Since Apple was marketing the ECG as a tool for monitoring health conditions, the company had to prove it worked for its intended purpose.

    “While these devices can help provide patients with a general trend regarding their health, the data should not be used to provide medical care or trigger medical interventions,” said Dwivedi, assistant professor at Donald and Barbara Zucker School of Medicine at Hofstra and cardiologist at Northwell Health.

    How Blood Oxygen Monitor Works

    Oximeters determine oxygen saturation (SpO2) in tissues by quantifying the concentration of hemoglobin bound to oxygen (oxyhemoglobin or HbO2) and hemoglobin (Hb) without oxygen. Pulse oximeters, which are widely utilized in medical settings, utilize photoplethysmography (PPG) performed on pulsatile arterial blood at two different wavelengths to obtain a ratio of HbO2 and Hb. Optoelectronic sensors composed of light-emitting diodes and photodiodes that operate at red and near-infrared wavelengths capitalize on the differing absorptivity of Hb and HbO2.

    Transmission-mode oximetry has been the gold standard but requires sensing at tissue locations that can be transilluminated with the light shining through the tissue such as the earlobes and fingers.

    With reflective mode oximetry, the light sources and photodiodes are on the same side of the tissue and a thin measurement site is not required. Thus, it can be used at measurement sites such as the forehead, chest, and (most relevant for this discussion) the wrist, where a band or watch can be utilized.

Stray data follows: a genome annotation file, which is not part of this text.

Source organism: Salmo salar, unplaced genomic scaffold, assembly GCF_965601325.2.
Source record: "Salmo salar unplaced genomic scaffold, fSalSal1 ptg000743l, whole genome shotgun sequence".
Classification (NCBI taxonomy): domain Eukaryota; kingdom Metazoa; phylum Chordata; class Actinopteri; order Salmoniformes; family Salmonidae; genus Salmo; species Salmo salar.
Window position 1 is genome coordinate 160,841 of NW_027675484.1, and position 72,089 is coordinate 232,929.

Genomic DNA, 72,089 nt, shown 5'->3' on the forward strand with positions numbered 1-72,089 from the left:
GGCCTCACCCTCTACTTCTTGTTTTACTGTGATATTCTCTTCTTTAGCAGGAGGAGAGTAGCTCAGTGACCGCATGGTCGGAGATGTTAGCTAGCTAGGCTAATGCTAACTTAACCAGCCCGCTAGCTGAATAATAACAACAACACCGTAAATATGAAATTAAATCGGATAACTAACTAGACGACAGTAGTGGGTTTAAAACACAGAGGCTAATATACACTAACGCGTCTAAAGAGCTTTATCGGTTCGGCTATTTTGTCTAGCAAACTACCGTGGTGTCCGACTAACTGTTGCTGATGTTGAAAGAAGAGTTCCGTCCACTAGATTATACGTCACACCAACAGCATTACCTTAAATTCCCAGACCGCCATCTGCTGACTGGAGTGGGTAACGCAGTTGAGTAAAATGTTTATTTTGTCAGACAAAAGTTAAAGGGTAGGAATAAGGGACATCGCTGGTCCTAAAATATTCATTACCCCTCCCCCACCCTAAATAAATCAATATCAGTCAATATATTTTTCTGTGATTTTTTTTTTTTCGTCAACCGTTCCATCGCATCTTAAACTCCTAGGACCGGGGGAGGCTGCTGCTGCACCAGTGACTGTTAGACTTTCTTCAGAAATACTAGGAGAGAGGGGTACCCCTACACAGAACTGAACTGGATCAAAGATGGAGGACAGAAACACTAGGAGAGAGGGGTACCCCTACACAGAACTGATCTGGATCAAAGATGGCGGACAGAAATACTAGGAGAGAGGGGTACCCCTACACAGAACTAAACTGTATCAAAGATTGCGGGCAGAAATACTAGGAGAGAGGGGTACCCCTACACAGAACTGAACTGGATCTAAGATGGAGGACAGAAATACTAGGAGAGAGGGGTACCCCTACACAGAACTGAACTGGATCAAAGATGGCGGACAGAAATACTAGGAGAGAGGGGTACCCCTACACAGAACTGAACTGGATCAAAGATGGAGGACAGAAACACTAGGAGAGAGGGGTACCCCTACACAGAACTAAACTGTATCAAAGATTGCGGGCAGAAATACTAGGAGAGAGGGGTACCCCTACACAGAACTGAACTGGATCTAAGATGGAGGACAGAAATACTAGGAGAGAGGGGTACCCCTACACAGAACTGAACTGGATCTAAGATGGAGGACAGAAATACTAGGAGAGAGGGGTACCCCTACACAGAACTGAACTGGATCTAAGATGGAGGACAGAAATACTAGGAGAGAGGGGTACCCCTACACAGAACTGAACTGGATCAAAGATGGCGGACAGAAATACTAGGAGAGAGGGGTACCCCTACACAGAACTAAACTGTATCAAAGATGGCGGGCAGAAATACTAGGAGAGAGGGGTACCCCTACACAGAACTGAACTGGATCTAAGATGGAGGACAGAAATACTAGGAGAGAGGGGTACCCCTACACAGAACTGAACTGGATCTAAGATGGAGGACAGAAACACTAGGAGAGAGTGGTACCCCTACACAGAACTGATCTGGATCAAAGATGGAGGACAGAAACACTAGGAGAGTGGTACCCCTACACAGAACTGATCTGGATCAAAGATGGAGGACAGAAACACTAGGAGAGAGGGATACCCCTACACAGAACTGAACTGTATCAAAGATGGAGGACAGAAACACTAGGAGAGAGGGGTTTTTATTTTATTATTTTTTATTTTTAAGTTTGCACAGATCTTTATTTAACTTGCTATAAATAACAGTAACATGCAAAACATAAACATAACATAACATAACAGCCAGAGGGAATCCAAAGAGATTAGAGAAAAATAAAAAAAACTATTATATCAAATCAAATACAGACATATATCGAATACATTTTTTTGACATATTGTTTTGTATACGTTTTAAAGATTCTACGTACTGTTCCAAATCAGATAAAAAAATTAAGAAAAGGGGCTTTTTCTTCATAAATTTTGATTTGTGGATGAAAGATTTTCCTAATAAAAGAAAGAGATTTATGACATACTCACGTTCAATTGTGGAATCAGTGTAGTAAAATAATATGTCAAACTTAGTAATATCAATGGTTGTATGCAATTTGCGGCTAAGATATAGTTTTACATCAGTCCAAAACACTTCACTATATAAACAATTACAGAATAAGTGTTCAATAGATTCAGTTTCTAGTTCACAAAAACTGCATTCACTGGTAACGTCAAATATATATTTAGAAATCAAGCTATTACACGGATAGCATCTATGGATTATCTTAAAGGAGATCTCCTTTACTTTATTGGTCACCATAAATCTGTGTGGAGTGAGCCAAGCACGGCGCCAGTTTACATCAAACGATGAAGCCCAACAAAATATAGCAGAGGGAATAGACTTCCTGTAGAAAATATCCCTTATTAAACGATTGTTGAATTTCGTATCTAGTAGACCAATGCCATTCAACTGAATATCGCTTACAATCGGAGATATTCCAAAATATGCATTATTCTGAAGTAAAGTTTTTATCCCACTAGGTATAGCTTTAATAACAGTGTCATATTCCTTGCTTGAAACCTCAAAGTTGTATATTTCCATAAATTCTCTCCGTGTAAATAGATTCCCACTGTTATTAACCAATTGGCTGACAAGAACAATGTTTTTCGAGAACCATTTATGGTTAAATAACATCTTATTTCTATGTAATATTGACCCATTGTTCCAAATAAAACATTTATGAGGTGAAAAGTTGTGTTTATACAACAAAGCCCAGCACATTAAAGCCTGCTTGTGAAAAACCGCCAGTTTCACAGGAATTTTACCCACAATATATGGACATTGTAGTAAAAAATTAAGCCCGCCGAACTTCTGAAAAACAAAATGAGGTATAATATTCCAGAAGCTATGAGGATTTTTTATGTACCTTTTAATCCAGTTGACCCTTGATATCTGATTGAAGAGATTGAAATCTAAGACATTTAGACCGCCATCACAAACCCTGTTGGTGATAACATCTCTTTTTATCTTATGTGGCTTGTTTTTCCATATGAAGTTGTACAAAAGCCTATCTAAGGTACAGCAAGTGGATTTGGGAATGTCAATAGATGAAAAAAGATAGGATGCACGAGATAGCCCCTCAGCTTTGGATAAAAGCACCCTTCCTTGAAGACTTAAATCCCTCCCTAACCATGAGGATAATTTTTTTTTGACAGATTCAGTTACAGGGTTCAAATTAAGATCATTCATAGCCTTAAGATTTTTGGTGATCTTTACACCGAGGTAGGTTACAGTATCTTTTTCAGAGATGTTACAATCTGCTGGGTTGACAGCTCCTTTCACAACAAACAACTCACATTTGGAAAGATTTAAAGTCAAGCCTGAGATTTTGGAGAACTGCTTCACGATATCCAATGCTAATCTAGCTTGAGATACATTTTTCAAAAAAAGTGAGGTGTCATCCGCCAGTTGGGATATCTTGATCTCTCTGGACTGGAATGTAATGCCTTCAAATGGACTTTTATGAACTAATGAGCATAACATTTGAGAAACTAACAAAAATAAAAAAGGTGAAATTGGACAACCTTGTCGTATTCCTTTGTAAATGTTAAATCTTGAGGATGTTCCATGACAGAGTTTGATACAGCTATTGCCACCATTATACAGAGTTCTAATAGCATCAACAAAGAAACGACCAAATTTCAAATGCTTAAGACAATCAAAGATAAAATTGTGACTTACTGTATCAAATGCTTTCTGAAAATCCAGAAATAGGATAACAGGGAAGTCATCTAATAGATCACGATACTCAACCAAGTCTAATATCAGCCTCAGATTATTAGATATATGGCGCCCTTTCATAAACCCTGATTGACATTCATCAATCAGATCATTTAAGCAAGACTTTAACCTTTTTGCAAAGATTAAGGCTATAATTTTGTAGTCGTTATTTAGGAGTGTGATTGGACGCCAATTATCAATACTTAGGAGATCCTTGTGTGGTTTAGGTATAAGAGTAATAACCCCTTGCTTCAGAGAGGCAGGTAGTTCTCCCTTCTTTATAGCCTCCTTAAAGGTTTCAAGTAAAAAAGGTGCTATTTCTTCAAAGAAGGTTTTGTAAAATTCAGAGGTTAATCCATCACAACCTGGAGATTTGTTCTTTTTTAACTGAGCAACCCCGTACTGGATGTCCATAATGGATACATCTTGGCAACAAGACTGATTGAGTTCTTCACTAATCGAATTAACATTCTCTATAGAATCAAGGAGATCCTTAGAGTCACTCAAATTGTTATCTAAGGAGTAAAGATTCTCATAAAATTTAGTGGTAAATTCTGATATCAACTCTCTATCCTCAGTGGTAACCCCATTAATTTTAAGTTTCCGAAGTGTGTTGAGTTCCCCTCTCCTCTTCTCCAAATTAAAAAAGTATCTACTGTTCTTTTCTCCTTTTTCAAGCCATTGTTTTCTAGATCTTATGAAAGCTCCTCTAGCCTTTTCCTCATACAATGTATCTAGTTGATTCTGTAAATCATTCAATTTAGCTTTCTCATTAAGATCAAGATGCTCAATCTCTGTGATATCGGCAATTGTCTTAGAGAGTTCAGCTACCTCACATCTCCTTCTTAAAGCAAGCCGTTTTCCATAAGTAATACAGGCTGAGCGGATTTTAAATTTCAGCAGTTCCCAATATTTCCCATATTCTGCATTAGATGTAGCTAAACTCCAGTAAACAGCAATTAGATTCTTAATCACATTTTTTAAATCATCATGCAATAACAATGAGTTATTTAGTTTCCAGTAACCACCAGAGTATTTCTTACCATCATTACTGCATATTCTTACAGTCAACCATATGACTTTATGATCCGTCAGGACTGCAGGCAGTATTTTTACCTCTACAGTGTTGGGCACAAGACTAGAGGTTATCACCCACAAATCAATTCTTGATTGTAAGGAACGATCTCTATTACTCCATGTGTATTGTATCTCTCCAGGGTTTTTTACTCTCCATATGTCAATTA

Reflectance mode oximetry, the model utilized by Apple Watch, has been shown to be inferior to the transmission mode used by fingertip pulse oximeters, likely due to increased variability introduced by ambient light, the pressure applied, and positional variation inherent to the method.

    Some smartphone apps have claimed an ability to measure SpO2 using reflectance, but when two were studied they were found to be seriously inaccurate. Walter Schrader, MD, who co-authored the smartphone oximetry study, has told that he does not recommend any smartphone app as a reliable pulse oximeter.

    Should You Buy Apple Watch for Medical Use?

    We can assert that the wrist technique is generally less accurate than the typical technique of measuring blood oxygen using a finger sensor.

    If you are primarily excited by the blood oxygen sensing capabilities of AW, I would recommend instead purchasing an oximeter. At least we have some data on these devices, which use the more reliable transmission mode for measuring oxygen saturation. Anthony C. Pearson, MD, a noninvasive cardiologist, and professor of medicine at St. Louis University School of Medicine.

    Get Your Medical-Grade Devices for Oxygen Monitor

    O2Ring Oximeter Continuous Ring Oxygen Monitor


    1. HealthLine: Here Is What Heart Health Experts Think About the Apple Watch Series 7

    2. Medpagetoday: Should You Trust the New Apple Watch on Blood Oxygen Readings?